Jemison served as the area Peace Corps medical officer for Sierra Leone and Liberia. While a professor at Dartmouth College, she focused on technologies for sustainability for industrialized and developing nations. She is the founder of two technology companies and the nonprofit Dorothy Jemison Foundation for Excellence, which designs and implements STEM education experiences for students and teachers worldwide.

She also founded the Jemison Group, a technology consulting firm integrating critical sociocultural issues into the design of engineering and science projects such as satellite technology for health care delivery.

While best known for her eight days in space, fulfilling her ambition to get there was not a foregone conclusion for Jemison. She had first applied to the astronaut program in 1985, but the tragic Space Shuttle Challenger explosion two months later put the program temporarily on hold.

Writing about the experience in an essay for the New York Times in 2003, she recalled seeing her hometown of Chicago from space.

"It was such a significant moment because since I was a little girl, I had always assumed I would go into space," she said. "When I grew up in the 1960s, the only American astronauts were men. Looking out the window of that space shuttle, I thought, if that little girl growing up in Chicago could see her older self now, she would have a huge grin on her face."

That same little girl would likely have grinned, too, over what came just one year later. In 1993, she earned the distinction of becoming the first real astronaut to appear on an episode of "Star Trek: The Next Generation." Fitting for a woman who as a child was inspired by the character of Uhura as a young fan of the "Star Trek" show.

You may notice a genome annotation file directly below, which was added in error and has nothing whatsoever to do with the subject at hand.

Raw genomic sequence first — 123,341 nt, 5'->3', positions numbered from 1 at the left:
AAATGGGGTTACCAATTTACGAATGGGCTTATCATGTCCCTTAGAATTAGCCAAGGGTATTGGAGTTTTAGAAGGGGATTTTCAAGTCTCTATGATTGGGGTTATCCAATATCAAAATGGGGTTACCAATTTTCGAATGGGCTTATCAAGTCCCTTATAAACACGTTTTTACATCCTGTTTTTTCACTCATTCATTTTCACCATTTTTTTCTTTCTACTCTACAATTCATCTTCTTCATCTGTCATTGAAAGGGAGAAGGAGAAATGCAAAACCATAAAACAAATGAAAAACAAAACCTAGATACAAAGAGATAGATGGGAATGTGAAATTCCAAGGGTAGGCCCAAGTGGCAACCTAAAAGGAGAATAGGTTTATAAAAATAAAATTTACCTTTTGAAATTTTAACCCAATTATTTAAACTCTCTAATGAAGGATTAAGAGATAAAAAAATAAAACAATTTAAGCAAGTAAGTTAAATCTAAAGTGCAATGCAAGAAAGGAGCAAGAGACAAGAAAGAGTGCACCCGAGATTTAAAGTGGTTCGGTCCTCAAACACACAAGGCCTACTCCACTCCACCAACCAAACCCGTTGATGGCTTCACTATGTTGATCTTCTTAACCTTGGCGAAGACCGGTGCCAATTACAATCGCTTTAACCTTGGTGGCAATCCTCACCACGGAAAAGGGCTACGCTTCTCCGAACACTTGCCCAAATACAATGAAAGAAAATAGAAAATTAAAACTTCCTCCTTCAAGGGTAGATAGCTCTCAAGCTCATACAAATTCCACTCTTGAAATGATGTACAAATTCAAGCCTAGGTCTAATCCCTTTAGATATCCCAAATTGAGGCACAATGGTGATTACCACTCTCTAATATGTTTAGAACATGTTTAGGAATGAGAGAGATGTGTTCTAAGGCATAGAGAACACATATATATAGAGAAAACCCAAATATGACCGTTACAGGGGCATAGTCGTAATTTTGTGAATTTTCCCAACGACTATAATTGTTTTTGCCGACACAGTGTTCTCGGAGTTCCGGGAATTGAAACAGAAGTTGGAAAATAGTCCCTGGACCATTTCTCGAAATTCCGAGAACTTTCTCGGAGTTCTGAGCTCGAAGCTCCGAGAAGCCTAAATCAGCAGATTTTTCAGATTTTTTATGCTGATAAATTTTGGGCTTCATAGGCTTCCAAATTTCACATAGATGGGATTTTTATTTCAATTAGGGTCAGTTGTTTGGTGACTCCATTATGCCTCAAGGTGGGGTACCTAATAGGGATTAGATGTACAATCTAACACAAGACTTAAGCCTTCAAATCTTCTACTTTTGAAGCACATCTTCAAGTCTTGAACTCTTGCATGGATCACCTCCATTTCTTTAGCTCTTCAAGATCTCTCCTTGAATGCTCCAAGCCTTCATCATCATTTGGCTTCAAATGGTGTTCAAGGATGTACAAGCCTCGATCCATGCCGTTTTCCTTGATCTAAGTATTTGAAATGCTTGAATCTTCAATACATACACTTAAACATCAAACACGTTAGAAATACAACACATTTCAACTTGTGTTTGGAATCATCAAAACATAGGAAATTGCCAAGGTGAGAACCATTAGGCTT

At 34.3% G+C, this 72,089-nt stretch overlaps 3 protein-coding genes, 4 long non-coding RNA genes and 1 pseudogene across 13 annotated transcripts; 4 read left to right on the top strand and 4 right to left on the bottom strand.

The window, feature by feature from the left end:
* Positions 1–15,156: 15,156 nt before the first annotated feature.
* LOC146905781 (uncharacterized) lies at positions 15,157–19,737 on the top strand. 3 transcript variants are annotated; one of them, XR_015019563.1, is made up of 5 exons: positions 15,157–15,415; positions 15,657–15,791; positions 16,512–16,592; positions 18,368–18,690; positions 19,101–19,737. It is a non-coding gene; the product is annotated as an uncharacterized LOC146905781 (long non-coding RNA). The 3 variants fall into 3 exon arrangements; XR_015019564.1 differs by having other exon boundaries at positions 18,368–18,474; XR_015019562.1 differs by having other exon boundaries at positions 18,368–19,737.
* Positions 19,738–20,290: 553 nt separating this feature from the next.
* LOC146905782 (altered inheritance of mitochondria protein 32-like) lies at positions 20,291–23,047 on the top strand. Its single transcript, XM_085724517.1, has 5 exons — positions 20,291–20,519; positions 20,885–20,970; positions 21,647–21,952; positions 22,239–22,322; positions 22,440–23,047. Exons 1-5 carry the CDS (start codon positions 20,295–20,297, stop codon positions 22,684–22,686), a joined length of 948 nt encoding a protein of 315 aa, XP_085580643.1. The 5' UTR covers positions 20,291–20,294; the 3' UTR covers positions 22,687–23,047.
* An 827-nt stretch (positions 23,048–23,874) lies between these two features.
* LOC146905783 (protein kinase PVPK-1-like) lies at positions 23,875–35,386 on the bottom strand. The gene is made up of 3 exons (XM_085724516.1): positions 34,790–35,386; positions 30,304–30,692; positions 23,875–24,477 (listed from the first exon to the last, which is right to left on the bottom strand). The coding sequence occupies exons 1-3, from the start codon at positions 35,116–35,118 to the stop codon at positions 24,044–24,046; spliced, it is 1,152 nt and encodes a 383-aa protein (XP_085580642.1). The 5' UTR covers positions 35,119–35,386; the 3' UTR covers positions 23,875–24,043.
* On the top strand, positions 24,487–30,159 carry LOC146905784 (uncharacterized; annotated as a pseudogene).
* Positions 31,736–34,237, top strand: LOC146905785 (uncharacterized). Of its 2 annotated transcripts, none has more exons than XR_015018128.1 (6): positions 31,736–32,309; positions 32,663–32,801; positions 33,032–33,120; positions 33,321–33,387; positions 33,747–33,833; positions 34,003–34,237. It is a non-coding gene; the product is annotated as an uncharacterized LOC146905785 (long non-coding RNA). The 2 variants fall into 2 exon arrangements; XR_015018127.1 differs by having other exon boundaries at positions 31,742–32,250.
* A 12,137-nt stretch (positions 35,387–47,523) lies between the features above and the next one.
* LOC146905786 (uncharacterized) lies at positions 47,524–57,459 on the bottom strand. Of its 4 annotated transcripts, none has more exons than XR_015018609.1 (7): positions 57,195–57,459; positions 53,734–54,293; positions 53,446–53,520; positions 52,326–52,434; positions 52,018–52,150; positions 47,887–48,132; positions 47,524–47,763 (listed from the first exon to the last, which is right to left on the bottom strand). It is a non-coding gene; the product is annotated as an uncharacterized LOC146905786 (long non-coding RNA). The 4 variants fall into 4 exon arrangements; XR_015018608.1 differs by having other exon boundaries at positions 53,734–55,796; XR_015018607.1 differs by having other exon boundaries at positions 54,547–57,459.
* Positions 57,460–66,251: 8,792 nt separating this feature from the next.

Targeting a day in August

She would be the first to say that all belongs to the past. On the immediate horizon, Jemison is excited also about Look Up, an effort to get people all over the world to — on a day this August yet to be selected — study the sky and post through use of an app their thoughts, feelings and observations from that experience, to enforce a global message that we are all earthlings.

The program is being promoted through the website LookUpOneSky.org, and has enlisted partners as far away as China.

"Isn't it incredible to think about, what are people looking at on the other side of the world while you're looking at your sky?" she asked. "It's the one thing that connects all of us. When people say there are no boundaries when you look down from space, well, there are no boundaries when you look up, either."

Despite presenting as a singularly accomplished woman uncowed by any challenges, she said she does not think in terms of an individual goal she is still chasing.

"I haven't looked at my life like that," said Jemison, who was scheduled Wednesday morning to participate in a question-and-answer session with students from across the CU community.

"If I had everything done, then what's the point of hanging around? And so there's always something new to see, to do, to find, right? If I want to know everything, that's not going to happen," she said.

"I think we all fundamentally want to know that it made a difference that we were here in some kind of way; that in someone's life that it made a difference that we were here."

Charlie Brennan: 303-473-1327, brennanc@dailycamera.com or twitter.com/chasbrennan